The freedom for college athletes to make money by sponsorship opportunities has begun. While that is an on-going active discussion concerning how being paid through an NIL will affect college sports, some folks are preparing for NIL’s seeping down to high school or even lower athletic programs. One of those folks who is getting prepared for that seepage is Henry Jolly III who has two sons he is packaging in order to take full advantage of the NIL’s. Jolly has created a family logo, “Born to Go Pro” and his sons wear headbands that read “Jolly Boys.” The boys are 9 years old.
According to the Washington Post, Jolly has taught his boys that everything they do is part of their brand — from the way they play to their shoulder-length brown braids, which their father has made clear must be allowed by any middle school or high school coach recruiting them. He curates their social media feeds, spends hours editing their YouTube highlight videos and sometimes wears a T-shirt he made with the logos of seven youth basketball rankings websites, all of which have rated his sons the top second-graders in the country. The father is quoted, “That’s part of my strategy: Build their name up, build the expectations up, build their skills up, build their bodies up, so that by the time they get to high school, these companies are going to pay them to play. We want to do it as early as possible. I believe we’re going to be the pioneers.”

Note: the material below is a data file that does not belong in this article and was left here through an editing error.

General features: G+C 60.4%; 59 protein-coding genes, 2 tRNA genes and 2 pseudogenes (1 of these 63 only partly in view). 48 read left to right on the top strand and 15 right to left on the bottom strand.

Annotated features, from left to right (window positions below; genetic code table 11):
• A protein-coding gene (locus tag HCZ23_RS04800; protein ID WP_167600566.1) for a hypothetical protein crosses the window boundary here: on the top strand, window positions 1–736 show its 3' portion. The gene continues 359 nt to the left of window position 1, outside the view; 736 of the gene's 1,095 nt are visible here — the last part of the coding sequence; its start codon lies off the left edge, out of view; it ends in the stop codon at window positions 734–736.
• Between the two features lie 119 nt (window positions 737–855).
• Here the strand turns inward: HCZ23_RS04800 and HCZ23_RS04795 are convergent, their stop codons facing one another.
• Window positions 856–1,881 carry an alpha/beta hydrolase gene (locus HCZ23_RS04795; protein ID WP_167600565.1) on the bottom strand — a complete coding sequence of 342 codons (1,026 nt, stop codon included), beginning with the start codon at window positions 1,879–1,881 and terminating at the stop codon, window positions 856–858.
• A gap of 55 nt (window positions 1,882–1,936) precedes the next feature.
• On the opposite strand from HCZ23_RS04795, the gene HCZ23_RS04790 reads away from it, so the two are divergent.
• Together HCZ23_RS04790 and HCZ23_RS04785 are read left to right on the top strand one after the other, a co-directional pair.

The seep of money invaded the NCAA during the 1930’s and has, in my opinion, ruined the game. Instead of learning through sport, we now have “How much can I make?” By today, the seepage has slid lower, and we have parents all over the country like Henry Jolly III. While he is free to parent as he wishes, his parenting skills remind me of a meeting some years ago when administrators were discussing possible actions to help a struggling student. As we examined the comments and actions of his father a fellow administrator observed, “To get a dog you need a license, but anyone can have a child.”
A book I read has the following words: “For the love of money is the root of all evil:…” Sadly, those words are often mis-quoted as “Money is the root of all evil.” If quoted correctly and followed we will view money as what it is- a commodity to be used by us, not use us.